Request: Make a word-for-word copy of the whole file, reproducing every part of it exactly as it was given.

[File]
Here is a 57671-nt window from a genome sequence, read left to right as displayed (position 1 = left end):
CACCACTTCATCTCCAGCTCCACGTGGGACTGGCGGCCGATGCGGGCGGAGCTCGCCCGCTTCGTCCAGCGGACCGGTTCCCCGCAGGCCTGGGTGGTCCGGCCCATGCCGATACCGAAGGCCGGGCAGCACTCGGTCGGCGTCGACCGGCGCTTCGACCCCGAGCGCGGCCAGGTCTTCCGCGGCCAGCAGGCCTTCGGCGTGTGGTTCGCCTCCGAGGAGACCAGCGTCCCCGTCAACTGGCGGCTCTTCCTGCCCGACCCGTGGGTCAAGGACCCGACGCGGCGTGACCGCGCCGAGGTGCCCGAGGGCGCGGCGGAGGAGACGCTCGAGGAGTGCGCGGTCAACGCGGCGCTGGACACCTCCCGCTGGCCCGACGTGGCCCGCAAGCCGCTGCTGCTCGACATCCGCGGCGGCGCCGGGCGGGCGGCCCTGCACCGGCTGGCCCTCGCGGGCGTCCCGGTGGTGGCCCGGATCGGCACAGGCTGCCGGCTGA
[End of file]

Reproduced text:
Here is a 57671-nt window from a genome sequence, read left to right as displayed (position 1 = left end):
CACCACTTCATCTCCAGCTCCACGTGGGACTGGCGGCCGATGCGGGCGGAGCTCGCCCGCTTCGTCCAGCGGACCGGTTCCCCGCAGGCCTGGGTGGTCCGGCCCATGCCGATACCGAAGGCCGGGCAGCACTCGGTCGGCGTCGACCGGCGCTTCGACCCCGAGCGCGGCCAGGTCTTCCGCGGCCAGCAGGCCTTCGGCGTGTGGTTCGCCTCCGAGGAGACCAGCGTCCCCGTCAACTGGCGGCTCTTCCTGCCCGACCCGTGGGTCAAGGACCCGACGCGGCGTGACCGCGCCGAGGTGCCCGAGGGCGCGGCGGAGGAGACGCTCGAGGAGTGCGCGGTCAACGCGGCGCTGGACACCTCCCGCTGGCCCGACGTGGCCCGCAAGCCGCTGCTGCTCGACATCCGCGGCGGCGCCGGGCGGGCGGCCCTGCACCGGCTGGCCCTCGCGGGCGTCCCGGTGGTGGCCCGGATCGGCACAGGCTGCCGGCTGA